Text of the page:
And of course, we now have insulin pumps -- able, in theory, to perfectly match the needs of the user's body. Hah! Oh, sorry. Most of us pumpers are far from seeing flat-lined blood sugars, and we're not dealing with the constantly changing environment of a child's body—a seething soup of hormones, growth-spurts, erratic eating, and even more erratic activity.

Now enter CGM, the seeing-eye dog of hypos. In theory, CGM should let parents sleep more, or at least better. And while that is true, from what I see, most parents still aren't ready to trust this technology (odd, as these same parents are the ones screaming loudest for an artificial pancreas). Still, CGM is only... What? Eight years old? I've been on that bandwagon since the beginning and CGMs have been, and are continuing, to improve at an exponential rate. But it takes time to build trust, especially when your child's life is on the line.

Well, so much for my thoughts about how and why D-parenting changed. I think it's a mix of changes in gear, meds, pathophysiology, and social trends that resulted in the D-Parents of today playing the game in a different way than those of yesteryear. Now on to your question about spoiling kids.

Yes, I think the new D-parenting style has created a generation of "spoiled brats."* To manage type 1, you really need to own it, and I think that too much parental interference can be a recipe for bad self-management skills.

One of the people I lie awake at night worrying about is a 17-year-old boy who was sent to me by his endo. His mother still does the 3 a.m. check thing, and way too many other management tasks, too. He's an OK kid, but when it comes to diabetes, he's like a spoiled royal prince. He expects everyone else to do the work for him. Why do I worry about him? Because college cometh. He's a nearly-adult bird, ready to leave the nest, but he's never been taught to fly. I actually worry about his mom, too. She's had no life of her own for 12 years. She's probably forgotten how to be a person. Her role, her identity, and her purpose, is about to be stripped from her. The whole thing could end badly.

I feel like I'm watching a train wreck in slow motion. I'm trying to chart a fast course for them—a course from total co-dependence to complete independence—but I don't have a lot of time, and there are all kinds of hidden reefs in these waters. (Oh dear, I'm going metaphor crazy again, aren't I? Co-pilots, cavemen, birds, and nautical misadventures... I have no excuse.)

But, bottom line: Is this new style of D-parenting necessary? Are modern D-Parents being over protective, or, paraphrasing your words: should they be diagnosed with Overkillitis and be given a prescription for a powerful sedative? And more globaParentinglly, are parents just creating more stress and worry for themselves? That could be. Sleep deprivation is slow, insidious, and has a host of long-range health effects that can be devastating.

On the other side of the coin, doing nothing when your child's life is potentially in jeopardy is stressful, too, and there's something to be said for doing something. Checking BGs at night provides the peace of mind that comes from taking action. And whether that peace of mind outweighs the damage from disturbed sleep is highly debatable.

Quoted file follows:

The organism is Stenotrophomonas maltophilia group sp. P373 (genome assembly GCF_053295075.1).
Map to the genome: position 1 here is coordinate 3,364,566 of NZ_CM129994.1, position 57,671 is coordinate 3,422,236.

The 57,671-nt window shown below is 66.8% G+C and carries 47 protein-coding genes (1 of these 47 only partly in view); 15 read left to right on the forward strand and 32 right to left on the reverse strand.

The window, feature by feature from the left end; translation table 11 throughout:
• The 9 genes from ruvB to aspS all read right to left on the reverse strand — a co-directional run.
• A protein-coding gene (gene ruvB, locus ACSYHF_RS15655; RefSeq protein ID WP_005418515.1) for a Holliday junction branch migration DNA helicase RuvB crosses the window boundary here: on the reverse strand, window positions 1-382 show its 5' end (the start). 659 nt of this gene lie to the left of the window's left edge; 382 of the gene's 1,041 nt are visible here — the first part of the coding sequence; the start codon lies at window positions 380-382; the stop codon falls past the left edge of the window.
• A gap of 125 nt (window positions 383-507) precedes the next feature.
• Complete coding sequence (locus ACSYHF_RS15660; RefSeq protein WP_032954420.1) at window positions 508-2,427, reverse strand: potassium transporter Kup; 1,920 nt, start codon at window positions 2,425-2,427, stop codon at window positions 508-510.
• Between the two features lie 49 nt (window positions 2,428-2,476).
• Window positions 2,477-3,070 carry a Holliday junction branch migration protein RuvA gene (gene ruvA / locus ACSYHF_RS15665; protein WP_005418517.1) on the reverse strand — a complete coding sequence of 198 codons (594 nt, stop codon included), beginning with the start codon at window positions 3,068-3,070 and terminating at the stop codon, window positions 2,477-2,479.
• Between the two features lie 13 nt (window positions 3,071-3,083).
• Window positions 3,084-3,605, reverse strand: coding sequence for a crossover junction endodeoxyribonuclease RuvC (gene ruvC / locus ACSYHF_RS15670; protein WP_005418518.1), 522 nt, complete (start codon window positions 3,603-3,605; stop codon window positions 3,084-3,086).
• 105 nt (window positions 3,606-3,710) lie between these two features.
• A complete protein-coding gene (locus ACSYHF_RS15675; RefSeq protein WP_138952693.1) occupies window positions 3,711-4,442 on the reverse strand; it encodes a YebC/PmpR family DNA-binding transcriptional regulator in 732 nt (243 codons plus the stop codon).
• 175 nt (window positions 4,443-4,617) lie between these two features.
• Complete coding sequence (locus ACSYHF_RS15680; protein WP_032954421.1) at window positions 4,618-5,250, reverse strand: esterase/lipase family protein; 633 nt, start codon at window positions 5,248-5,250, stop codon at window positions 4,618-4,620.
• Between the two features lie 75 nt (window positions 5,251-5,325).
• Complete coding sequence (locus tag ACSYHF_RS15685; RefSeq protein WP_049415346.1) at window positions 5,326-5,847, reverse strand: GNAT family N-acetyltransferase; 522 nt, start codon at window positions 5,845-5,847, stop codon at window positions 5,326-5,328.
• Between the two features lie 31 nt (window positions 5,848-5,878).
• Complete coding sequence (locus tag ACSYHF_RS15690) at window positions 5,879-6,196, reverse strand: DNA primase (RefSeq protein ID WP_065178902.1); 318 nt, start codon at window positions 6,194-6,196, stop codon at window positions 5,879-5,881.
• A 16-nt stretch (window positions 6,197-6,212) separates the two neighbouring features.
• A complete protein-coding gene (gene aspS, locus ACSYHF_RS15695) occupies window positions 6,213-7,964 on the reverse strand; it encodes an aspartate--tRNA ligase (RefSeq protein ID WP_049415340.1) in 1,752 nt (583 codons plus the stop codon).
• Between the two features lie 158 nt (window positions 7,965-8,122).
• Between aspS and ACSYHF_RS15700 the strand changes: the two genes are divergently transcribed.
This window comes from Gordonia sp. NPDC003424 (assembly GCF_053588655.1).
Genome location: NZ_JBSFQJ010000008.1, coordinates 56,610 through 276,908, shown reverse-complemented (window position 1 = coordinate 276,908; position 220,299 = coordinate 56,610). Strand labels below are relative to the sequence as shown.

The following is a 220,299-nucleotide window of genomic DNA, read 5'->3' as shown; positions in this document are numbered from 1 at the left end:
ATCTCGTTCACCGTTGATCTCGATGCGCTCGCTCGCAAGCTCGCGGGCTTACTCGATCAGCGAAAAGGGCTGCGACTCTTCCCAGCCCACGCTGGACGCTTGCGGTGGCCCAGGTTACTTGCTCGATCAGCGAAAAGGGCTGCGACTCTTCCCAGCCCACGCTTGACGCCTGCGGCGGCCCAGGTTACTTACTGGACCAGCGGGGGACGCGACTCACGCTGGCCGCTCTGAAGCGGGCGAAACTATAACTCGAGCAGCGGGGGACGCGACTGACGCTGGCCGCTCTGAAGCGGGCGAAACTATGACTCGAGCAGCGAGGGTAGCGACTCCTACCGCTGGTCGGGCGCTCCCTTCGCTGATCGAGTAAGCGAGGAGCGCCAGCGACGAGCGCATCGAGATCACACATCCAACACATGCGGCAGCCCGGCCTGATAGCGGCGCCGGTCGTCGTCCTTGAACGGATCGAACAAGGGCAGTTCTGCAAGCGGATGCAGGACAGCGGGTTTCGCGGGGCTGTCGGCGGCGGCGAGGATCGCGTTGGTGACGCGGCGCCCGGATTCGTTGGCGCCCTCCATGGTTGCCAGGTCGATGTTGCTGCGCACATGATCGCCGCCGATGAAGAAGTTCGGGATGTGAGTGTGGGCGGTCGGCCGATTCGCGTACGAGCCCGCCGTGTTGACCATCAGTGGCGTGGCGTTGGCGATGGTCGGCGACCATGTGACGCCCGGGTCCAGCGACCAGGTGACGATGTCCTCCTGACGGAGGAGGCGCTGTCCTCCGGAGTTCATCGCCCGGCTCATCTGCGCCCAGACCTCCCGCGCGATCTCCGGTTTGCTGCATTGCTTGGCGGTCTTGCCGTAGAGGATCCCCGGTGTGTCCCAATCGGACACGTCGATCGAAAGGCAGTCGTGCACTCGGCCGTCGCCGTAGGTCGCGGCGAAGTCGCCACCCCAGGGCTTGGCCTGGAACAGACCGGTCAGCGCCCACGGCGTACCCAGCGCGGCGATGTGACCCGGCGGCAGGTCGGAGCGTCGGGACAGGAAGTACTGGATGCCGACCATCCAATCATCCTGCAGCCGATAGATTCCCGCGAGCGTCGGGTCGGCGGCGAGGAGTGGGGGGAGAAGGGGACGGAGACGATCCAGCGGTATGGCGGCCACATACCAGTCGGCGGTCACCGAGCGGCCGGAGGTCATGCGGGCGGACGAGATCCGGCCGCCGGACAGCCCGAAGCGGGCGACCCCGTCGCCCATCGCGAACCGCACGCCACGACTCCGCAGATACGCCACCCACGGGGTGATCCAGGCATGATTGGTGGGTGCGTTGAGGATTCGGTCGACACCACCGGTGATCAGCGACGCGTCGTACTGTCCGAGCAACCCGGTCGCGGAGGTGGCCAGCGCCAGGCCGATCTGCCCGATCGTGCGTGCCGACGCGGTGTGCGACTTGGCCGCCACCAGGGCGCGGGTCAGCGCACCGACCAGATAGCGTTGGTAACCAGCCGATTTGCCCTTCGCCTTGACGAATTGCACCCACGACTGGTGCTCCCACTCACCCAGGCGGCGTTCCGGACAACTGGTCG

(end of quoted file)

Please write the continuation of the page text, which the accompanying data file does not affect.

But backing off from the subject even further, does checking in the middle of the night actually work? The 'Mine team had a lively post discussion on this last year, asking if it's really needed or actually reduces the risk of potentially fatal lows? There's a shocking lack of evidence for the effectiveness of nighttime fingersticks beyond anecdotal stories, and most clinical studies on nighttime lows in kiddos have focused on CGM. But just speculating, is a nocturnal check or two (or three) really an effective way of preventing the worst from happening? Frankly, I doubt it. Consider how fast a bad hypo hits. But it beats doing nothing. Maybe the saber tooth tiger jumps right over the spear-armed parent snoozing at the mouth of the cave, but that's no reason to make it easy for the beast to get in.

Final thought: Let's not forget that 30 years ago there wasn't an online diabetes memorial wall of little blue candles to mark each T1's passing. Some of our fallen are awfully young. It was probably happening back then, too, we just didn't know it. If it were my son with the diabetes, not me, would I trust the CGM to wake me in the night if the shit hit the fan? I don't know. Probably not.

I guess it only looks like overkill until it's your kid.

 

* CORRECTION: We'd like to note that the word "spoiled" was in the original question. It was edited out inadvertently, but unfortunately not Wil's reference to "spoiled" kids, where he was in fact reacting to the reader's wording. Apologies for any upset this may have caused.

 

This is not a medical advice column. We are PWDs freely and openly sharing the wisdom of our collected experiences — our been-there-done-that knowledge from the trenches. But we are not MDs, RNs, NPs, PAs, CDEs, or partridges in pear trees. Bottom line: we are only a small part of your total prescription. You still need the professional advice, treatment, and care of a licensed medical professional.

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This content is created for Diabetes Mine, a consumer health blog focused on the diabetes community. The content is not medically reviewed and doesn't adhere to Healthline's editorial guidelines. For more information about Healthline's partnership with Diabetes Mine, please click here.